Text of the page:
Catalytic cathodic stripping voltammetry of oxidized glutathione at a hanging mercury drop electrode in the presence of nickel ion
Peer reviewed, Journal article
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Original versionTalanta: The International Journal of Pure and Applied Analytical Chemistry. 1995, 42 (2), 227-234. https://doi.org/10.1016/0039-9140(94)00232-H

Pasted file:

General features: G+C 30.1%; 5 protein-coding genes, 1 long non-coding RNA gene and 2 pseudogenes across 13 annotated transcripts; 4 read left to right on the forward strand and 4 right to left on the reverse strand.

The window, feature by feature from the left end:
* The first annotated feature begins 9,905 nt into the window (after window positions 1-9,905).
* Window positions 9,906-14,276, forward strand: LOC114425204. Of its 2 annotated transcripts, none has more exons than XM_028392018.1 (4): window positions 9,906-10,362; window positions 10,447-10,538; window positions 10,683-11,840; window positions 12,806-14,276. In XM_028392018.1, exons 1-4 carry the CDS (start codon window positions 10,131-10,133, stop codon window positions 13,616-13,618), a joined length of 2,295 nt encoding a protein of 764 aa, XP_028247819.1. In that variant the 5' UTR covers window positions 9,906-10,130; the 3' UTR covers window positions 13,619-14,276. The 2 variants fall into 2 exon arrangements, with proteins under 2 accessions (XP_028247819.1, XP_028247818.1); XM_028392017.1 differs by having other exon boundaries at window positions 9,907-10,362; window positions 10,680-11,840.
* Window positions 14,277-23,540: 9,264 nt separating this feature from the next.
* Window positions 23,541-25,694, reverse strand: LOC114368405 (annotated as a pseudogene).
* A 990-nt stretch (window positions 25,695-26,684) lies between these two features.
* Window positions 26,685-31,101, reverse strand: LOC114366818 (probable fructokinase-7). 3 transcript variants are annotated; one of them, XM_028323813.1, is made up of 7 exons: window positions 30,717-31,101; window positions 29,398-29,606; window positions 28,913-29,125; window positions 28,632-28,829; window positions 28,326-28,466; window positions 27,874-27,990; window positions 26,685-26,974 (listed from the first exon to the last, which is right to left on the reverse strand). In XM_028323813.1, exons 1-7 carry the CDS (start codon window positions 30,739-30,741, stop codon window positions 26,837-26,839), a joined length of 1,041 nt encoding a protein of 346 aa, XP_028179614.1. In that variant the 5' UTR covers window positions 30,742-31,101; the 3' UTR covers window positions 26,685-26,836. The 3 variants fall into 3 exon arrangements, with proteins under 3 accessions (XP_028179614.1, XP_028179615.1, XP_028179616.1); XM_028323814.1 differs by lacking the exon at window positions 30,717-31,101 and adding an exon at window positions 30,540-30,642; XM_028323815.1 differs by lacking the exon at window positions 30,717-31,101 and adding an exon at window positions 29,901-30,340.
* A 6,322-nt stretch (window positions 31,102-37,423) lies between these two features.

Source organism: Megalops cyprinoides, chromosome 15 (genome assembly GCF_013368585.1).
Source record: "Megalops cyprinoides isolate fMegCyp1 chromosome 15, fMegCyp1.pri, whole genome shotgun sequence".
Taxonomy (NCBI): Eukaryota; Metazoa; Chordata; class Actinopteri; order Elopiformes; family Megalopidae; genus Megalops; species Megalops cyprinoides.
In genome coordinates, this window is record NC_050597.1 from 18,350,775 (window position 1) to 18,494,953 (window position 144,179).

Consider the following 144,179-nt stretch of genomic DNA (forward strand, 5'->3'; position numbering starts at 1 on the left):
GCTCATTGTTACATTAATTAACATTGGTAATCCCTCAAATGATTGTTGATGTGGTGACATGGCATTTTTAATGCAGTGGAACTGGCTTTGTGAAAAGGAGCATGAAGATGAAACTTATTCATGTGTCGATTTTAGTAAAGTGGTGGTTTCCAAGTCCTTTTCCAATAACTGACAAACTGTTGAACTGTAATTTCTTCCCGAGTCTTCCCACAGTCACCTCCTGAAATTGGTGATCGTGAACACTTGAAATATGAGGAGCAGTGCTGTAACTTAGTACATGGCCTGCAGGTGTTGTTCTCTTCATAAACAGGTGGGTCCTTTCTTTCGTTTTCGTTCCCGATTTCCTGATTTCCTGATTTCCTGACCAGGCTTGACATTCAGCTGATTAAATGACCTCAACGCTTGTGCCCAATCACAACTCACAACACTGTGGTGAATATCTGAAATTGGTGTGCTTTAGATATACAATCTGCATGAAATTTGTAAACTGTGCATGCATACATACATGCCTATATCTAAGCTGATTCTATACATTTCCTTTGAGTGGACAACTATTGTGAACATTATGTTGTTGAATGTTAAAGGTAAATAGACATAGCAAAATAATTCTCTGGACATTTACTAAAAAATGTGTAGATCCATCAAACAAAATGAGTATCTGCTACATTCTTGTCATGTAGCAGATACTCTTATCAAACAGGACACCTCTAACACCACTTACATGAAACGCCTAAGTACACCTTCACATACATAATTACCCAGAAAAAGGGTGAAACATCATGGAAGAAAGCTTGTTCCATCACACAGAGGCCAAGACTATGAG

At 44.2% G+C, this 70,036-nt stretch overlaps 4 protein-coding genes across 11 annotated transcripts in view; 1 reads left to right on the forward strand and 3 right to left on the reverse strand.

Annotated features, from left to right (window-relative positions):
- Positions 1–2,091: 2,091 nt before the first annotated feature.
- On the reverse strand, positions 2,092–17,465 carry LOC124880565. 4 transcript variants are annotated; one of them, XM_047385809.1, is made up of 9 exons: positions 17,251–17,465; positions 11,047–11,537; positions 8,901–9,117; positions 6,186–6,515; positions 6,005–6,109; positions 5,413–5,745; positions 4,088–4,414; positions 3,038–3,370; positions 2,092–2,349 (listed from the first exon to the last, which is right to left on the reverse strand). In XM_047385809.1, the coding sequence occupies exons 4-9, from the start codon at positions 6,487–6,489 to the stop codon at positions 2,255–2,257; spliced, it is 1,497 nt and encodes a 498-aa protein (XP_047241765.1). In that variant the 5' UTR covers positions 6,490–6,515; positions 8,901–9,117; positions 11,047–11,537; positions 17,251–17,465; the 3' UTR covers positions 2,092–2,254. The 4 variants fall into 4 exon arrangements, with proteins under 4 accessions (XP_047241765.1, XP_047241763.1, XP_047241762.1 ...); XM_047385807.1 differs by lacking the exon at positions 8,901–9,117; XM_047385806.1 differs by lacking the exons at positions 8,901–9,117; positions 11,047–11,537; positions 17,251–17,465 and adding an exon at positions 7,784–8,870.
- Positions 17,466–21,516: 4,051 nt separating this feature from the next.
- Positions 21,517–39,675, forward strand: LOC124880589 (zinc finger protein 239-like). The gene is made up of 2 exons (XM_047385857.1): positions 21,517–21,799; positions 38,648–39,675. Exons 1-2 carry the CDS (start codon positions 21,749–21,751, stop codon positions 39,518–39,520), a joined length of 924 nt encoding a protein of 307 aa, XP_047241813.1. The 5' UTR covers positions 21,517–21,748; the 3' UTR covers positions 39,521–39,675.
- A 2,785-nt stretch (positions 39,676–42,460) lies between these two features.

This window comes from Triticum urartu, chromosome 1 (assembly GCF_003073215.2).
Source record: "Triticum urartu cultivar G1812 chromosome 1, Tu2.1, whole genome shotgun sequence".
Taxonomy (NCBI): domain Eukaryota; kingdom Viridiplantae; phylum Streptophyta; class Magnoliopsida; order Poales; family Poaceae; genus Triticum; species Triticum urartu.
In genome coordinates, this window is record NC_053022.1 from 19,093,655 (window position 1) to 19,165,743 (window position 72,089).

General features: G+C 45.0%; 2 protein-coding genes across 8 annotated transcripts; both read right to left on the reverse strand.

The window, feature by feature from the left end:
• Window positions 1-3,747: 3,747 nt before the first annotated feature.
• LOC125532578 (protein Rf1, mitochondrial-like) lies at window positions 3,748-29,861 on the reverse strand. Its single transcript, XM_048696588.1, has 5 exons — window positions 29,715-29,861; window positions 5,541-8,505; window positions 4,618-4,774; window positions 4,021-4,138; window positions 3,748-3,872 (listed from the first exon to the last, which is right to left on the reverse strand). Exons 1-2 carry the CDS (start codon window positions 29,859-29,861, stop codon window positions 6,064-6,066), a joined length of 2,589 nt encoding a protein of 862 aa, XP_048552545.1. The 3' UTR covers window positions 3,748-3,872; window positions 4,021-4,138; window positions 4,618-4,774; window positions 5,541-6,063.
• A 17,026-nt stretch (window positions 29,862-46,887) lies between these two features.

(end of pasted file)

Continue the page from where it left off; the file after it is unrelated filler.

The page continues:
Oxidized glutathione (GSSG) can be determined after previous accumulation on the HMDE at E > −0.2 V (vs. the reference electrode). GSH is formed during the accumulation, possibly by a mercury-ion-assisted hydrolytic disproportionation of GSSG. In the subsequent cathodic scan GSH is released and catalyses the reduction of nickel ion, giving a peak located at −0.6 V. This enables the determination of GSSG by differential-pulse cathodic stripping voltammetry at pH 7.0 in the phosphate acetate or MOPS buffer containing 0.5−1.0 mM Ni(II). The detection limit is 10 nM. The calibration graph is linear even in the presence of small amounts of human serum albumin, HSA. However, HSA increases the detection limit (20 nM for 3 × 10−4% HSA). Acetyl-cysteine in small excess or Cu(II) present as reagent impurity do not interfere. Glutathione, cysteine and similar compounds, which accumulate as mercury salts and form stable nickel complexes, will interfere. The method is put forward as a novel alternative stripping voltammetric method to those involving accumulation and determination as mercury or copper salts and complexes, in the knowledge that it may have advantages in particular analytical situations. In particular the method discriminates against compounds which accumulate as mercury salts but which do not form stable nickel complexes.